Periodic Payment Settlement Act

Written By : Alanna Ritchie
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The Periodic Payment Settlement Act (PPSA) seeks to prevent plaintiffs from spending large cash settlements quickly and unwisely, rather than using the money for long-term security.

Ensuring Money for the Long Term

The federal government passed the Periodic Payment Settlement Act of 1982 (Public Law 97-473) to protect claimants awarded with cash sums from personal injury and wrongful death lawsuits from quickly depleting their assets and then falling on public assistance to meet their needs.

This is a serious risk, no matter how large the settlement. For example, insurance industry statistics from The Rutter Group show 25 – 30 percent of accident victims use all the funds from their judgments within two months of recovery, and most cash settlements last less than a few years.

Pro Tip
90% of accident victims exhaust their settlement within 5 years.

To protect claimants from such losses, the PPSA created a powerful tax incentive for the use of structured settlements, a type of annuity that converts a one-time award from a lawsuit into a series of income payments that can last up to a claimant’s entire lifetime. In trial judgment terms, these kinds of settlements are known as periodic payment judgments. Spreading out payments in this way provides long-term, tax-free financial security to victims and their families.

According to the National Structured Settlement Trade Association, more than 500,000 injury victims have settled their accident or wrongful death cases with structured settlements since the PPSA was signed into law.

The Pitfalls of Lump-Sum Settlements

Many recipients are unprepared for the responsibility that comes with receiving a large lump-sum settlement. Managing an investment portfolio can be time-consuming and stressful, especially when you are recovering from a personal injury, illness or loss at the same time. Gains from private investments may also create tax liabilities you do not expect, and bad investments could result in losses that jeopardize your ability to pay for future medical bills and living expenses.

Pro Tip
Sometimes a settlement can burn a hole in your pocket.

You may face devaluation of your assets due to market changes, and even if you leave your settlement money in a seemingly riskless savings account, its value will still diminish due to inflation. On top of all that, whenever you receive a large cash payout, it is not uncommon for people to come asking you for a loan.

Structured settlements provide long-term financial security. A structured settlement broker can work with you to set up an annuity contract according to your needs, making sure the terms of the structured settlement anticipate the costs of medical, living and family-related expenses over time.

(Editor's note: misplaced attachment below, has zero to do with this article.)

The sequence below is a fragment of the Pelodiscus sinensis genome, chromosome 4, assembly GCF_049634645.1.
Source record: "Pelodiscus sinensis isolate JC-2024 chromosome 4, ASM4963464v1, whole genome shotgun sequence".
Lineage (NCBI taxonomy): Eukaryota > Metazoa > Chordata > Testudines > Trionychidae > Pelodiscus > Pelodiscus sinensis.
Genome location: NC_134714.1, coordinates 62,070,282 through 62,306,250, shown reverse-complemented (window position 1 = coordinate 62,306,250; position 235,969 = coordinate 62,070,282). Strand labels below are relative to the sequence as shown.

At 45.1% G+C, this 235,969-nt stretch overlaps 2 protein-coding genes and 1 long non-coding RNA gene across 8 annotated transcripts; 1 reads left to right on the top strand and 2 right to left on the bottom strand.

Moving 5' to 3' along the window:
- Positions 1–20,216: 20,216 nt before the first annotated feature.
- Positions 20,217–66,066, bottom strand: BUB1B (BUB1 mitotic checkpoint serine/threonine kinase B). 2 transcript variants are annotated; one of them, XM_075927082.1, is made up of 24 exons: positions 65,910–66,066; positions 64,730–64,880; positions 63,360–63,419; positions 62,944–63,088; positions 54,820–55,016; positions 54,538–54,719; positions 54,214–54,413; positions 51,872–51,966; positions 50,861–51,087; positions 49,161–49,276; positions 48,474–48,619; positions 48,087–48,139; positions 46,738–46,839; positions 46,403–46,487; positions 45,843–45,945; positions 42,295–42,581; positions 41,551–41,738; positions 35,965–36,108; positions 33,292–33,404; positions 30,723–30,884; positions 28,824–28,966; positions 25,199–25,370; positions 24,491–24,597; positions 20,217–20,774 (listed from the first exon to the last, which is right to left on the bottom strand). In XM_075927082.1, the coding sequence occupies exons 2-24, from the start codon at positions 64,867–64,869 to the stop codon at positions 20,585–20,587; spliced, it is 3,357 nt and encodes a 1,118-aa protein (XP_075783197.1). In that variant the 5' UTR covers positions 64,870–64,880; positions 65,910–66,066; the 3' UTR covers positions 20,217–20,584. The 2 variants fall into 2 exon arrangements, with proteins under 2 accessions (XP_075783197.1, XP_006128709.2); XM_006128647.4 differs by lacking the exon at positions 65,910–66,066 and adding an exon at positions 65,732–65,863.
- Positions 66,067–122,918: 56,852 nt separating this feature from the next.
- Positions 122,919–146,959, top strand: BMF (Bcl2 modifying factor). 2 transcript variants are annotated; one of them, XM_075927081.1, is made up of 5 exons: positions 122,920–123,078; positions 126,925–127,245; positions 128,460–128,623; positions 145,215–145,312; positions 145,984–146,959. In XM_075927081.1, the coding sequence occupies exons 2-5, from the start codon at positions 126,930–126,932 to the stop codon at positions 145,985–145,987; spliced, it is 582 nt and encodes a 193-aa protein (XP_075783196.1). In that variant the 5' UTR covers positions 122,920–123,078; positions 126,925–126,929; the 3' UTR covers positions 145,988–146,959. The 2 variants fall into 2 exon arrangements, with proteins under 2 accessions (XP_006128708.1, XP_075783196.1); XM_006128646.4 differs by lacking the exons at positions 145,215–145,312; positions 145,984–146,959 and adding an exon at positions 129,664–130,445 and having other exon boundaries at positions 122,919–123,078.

Qualified Versus Unqualified Settlements

Structured settlements are often divided into two categories: qualified for tax exemption and unqualified for tax exemption. Exceptions can exist, however, so consult a financial professional when preparing your state and federal taxes.

Qualified

The traditional structured settlement for physical injury or sickness claims must meet certain requirements in order to qualify for tax exemption. The settlement amount has to be placed in an annuity, periodic payments must be fixed and determinable as to amount and time of payment, the claimant cannot modify the periodic payments, and those payments must be payable to the recipient.

Unqualified

This type of settlement is used when claims for damages fall outside the usual scope of physical injury, sickness or wrongful death. They are often used for claims involving racial discrimination, sexual harassment, wrongful termination or violation of the Americans with Disabilities Act of 1990 or the Employee Retirement Income and Securities Act of 1974. The tax implications differ among these types of transactions.

The Tax-Free Status of Qualified Structured Settlements

While the PPSA does not mandate the use of structured settlements in any given circumstances, it grants structured settlements a distinct economic advantage over lump-sum payments for the recipients of damage awards. The PPSA amended the tax code to specify the full amount of money given in a structured settlement are damages and, thus, tax-free.

Pro Tip
IRC Section 104(a)(2) states periodic payments after sickness or personal injury constitute damages that are tax-free to the injured party.

Though lump sum settlements for sickness or personal injury are tax-free as well, the key difference is that a structured settlement can earn interest tax-free. If you invest a lump sum settlement yourself, whatever profit you earn on it is taxable.

However, the PPSA also specifies that for a structured settlement to maintain its tax-free status, payments to an injured person cannot be “accelerated, deferred, increased or decreased by the recipient.” Any changes to the agreed settlement would nullify the contract’s tax advantages. The only way to receive funds ahead of schedule without changing the settlement’s tax-free status is to sell a portion of your payments, in accordance with federal and state laws.

3 Cited Research Articles

  1. Hindert, D.; Dehner, J., & Hindert, P. (1986). Structured Settlements and Periodic Payment Judgments. New York: Law Journal Press.
  2. Mintz, M. (1984, July 24.) Settlement Ends Last Thalidomide Lawsuits in North America. Retrieved from https://www.washingtonpost.com/archive/politics/1984/07/24/settlement-ends-last-thalidomide-lawsuits-in-north-america/9829eff0-c93b-4103-9c05-a234756170d8/?utm_term=.4e9dff51cfe0
  3. Robinson, W. (2004, October). Structuring Taxable Claims. American Bar Association: Vol 1.1. Retrieved from http://www.americanbar.org/newsletter/publications/law_trends_news_practice_area_e_newsletter_home/structuring.html
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